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Acta Forestalia Fennica
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Articles by Olli-Pekka Tikkanen

Category: Research article

article id 1207, category Research article
Olli-Pekka Tikkanen, Irina A. Chernyakova. (2014). Past human population history affects current forest landscape structure of Vodlozero National Park, Northwest Russia. Silva Fennica vol. 48 no. 4 article id 1207. https://doi.org/10.14214/sf.1207
Highlights: In large scale (0–20 km), the proportion of spruce in forest stands was positively affected by distance from old villages. This relationship was non-linear with a threshold distance of 15 km; In small scale (0–5 km), old villages affected tree species composition and age structure of forests. Effect on age structure was the strongest on stands growing on mineral soils.
The information about location and size of past human settlements can give new insights into the analysis of landscape structures. Vodlozero National Park (NP) is one the largest strictly protected areas in Northwestern Europe. We mapped the location of historic villages, which were abandoned in 1958, and studied the effect of past human activity in the forest landscape in two different scales using forest survey data. We assessed the possible change in age, volume and tree species composition from the edge of open fields up to the distance of 5 km from villages. We made a larger landscape analysis using a grid of forest stands covering the whole northern part of the NP. The past human activity was clearly visible in the present forest landscape. Distance from villages affected age, volume and tree species composition of the forest stands. This effect was the strongest within the first two kilometers from the villages. At the level of whole northern NP, the proportion of spruce markedly increased after approximately 15 km from the nearest old village. The changes in the forests surrounding the villages were most likely the result of the intensive use of wood for different commodities needed in households and farming, in addition to short rotation slash and burn agriculture. If the occurrence of forest fires was more frequent closer to villages than in more remote areas, it can well explain the observed pattern in the abundance of spruce in the larger landscape that is less tolerant to fire than pine.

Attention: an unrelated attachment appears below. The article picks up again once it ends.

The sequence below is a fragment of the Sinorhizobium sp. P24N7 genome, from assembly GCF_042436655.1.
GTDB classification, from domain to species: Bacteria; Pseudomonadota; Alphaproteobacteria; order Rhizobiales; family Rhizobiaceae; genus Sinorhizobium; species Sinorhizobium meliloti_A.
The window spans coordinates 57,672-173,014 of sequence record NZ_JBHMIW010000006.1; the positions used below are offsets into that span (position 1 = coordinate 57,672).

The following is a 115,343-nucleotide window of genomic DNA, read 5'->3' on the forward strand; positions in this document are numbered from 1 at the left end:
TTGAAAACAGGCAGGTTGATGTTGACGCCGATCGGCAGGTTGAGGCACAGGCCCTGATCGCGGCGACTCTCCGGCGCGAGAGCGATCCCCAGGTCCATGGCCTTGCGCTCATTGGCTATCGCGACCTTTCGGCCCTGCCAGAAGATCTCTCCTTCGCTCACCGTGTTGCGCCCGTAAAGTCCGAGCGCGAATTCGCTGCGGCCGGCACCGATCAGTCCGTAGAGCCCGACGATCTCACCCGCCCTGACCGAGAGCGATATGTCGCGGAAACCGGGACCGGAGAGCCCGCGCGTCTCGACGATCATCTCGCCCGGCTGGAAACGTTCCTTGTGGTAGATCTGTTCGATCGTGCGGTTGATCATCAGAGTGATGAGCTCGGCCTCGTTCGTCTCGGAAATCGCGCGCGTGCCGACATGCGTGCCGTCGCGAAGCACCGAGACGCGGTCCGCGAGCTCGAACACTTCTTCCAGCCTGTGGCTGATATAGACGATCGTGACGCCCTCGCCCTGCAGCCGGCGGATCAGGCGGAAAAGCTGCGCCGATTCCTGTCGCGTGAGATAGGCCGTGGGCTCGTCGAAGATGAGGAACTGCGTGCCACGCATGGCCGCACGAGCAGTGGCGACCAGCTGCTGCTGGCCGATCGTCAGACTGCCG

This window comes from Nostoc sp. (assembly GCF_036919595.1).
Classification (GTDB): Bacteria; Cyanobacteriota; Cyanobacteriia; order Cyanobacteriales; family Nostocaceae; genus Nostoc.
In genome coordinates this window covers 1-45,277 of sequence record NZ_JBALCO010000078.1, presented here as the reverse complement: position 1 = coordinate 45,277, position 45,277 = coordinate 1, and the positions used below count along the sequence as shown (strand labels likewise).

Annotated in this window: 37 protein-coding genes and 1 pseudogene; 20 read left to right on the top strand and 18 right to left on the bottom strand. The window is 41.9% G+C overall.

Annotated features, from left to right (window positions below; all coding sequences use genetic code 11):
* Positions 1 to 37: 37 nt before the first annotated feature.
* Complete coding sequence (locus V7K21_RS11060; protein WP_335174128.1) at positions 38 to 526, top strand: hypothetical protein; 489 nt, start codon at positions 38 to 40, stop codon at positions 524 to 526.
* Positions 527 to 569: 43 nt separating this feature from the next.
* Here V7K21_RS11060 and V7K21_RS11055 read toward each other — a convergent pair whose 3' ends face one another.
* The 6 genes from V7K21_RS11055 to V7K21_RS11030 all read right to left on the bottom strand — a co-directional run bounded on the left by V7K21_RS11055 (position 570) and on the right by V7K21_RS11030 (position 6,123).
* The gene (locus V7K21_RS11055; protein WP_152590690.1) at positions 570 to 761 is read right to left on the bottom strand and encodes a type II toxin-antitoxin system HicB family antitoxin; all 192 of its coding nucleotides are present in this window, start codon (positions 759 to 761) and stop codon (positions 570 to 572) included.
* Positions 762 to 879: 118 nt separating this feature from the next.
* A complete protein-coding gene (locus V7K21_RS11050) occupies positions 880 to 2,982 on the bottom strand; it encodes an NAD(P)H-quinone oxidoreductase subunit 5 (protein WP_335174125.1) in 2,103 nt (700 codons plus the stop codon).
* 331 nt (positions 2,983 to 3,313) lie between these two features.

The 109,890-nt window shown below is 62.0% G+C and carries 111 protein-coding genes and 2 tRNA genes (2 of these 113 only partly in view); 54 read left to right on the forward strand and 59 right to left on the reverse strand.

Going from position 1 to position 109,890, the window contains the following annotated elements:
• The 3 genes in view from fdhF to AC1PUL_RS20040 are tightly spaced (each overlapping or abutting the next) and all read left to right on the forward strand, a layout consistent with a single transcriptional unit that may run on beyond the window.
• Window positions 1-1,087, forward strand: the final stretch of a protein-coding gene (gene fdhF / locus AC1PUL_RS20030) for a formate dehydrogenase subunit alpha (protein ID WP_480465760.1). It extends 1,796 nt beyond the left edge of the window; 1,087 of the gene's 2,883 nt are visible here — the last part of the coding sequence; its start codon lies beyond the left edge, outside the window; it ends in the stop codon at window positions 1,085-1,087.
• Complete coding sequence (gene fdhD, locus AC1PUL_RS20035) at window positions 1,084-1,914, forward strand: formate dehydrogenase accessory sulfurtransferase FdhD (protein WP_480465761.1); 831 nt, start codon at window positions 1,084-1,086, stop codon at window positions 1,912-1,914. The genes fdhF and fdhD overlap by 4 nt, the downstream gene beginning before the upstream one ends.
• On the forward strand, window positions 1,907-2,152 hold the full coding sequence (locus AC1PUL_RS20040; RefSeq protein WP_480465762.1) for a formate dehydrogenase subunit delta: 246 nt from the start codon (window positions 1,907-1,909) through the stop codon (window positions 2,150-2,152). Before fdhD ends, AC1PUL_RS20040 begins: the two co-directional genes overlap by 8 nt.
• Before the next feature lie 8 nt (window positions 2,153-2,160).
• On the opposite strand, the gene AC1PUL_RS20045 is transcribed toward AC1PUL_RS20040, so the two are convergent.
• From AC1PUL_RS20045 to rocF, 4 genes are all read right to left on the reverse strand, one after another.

• Tikkanen, Department of Biology, University of Eastern Finland, P.O. Box 111, FI-80101 Joensuu, Finland (Current: School of Forest Sciences, University of Eastern Finland, P.O. Box 111, FI-80101 Joensuu, Finland) & Interdisciplinary Research and Educational Center of Cross-border Communication CARELICA, Institute of History, Political and Social Sciences, Petrozavodsk State University, 33 Lenin Prospectus, 185910 Petrozavodsk, Republic of Karelia, Russia ORCID ID:E-mail: Olli-Pekka.Tikkanen@uef.fi (email)
  • Chernyakova, Interdisciplinary Research and Educational Center of Cross-border Communication CARELICA, Institute of History, Political and Social Sciences, Petrozavodsk State University, 33 Lenin Prospectus, 185910 Petrozavodsk, Republic of Karelia, Russia ORCID ID:E-mail: irina.chernyakova@onego.ru

Category: Research note

article id 10262, category Research note